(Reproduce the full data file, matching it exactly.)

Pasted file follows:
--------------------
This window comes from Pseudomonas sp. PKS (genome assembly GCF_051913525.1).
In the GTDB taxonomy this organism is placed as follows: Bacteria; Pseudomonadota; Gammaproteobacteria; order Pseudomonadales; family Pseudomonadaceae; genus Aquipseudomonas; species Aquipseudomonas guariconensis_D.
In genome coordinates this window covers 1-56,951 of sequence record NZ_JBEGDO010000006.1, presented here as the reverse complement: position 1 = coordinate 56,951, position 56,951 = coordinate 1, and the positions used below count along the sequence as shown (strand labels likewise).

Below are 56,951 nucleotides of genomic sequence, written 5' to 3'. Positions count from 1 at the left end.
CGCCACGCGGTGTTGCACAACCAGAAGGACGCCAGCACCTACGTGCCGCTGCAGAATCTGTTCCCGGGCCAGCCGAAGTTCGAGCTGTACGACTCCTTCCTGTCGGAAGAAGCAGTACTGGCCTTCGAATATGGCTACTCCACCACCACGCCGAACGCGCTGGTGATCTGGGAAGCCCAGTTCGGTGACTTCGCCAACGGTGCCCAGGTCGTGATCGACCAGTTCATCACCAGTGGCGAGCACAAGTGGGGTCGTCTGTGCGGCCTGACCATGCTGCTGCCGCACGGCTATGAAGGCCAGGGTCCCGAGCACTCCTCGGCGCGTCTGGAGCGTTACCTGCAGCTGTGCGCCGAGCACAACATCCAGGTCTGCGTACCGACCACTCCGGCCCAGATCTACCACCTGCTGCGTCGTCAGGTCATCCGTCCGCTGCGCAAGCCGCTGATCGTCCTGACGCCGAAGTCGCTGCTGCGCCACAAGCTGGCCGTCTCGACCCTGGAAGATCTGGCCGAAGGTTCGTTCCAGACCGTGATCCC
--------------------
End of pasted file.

This window comes from Pseudomonas sp. PKS (genome assembly GCF_051913525.1).
In the GTDB taxonomy this organism is placed as follows: Bacteria; Pseudomonadota; Gammaproteobacteria; order Pseudomonadales; family Pseudomonadaceae; genus Aquipseudomonas; species Aquipseudomonas guariconensis_D.
In genome coordinates this window covers 1-56,951 of sequence record NZ_JBEGDO010000006.1, presented here as the reverse complement: position 1 = coordinate 56,951, position 56,951 = coordinate 1, and the positions used below count along the sequence as shown (strand labels likewise).

Below are 56,951 nucleotides of genomic sequence, written 5' to 3'. Positions count from 1 at the left end.
CGCCACGCGGTGTTGCACAACCAGAAGGACGCCAGCACCTACGTGCCGCTGCAGAATCTGTTCCCGGGCCAGCCGAAGTTCGAGCTGTACGACTCCTTCCTGTCGGAAGAAGCAGTACTGGCCTTCGAATATGGCTACTCCACCACCACGCCGAACGCGCTGGTGATCTGGGAAGCCCAGTTCGGTGACTTCGCCAACGGTGCCCAGGTCGTGATCGACCAGTTCATCACCAGTGGCGAGCACAAGTGGGGTCGTCTGTGCGGCCTGACCATGCTGCTGCCGCACGGCTATGAAGGCCAGGGTCCCGAGCACTCCTCGGCGCGTCTGGAGCGTTACCTGCAGCTGTGCGCCGAGCACAACATCCAGGTCTGCGTACCGACCACTCCGGCCCAGATCTACCACCTGCTGCGTCGTCAGGTCATCCGTCCGCTGCGCAAGCCGCTGATCGTCCTGACGCCGAAGTCGCTGCTGCGCCACAAGCTGGCCGTCTCGACCCTGGAAGATCTGGCCGAAGGTTCGTTCCAGACCGTGATCCC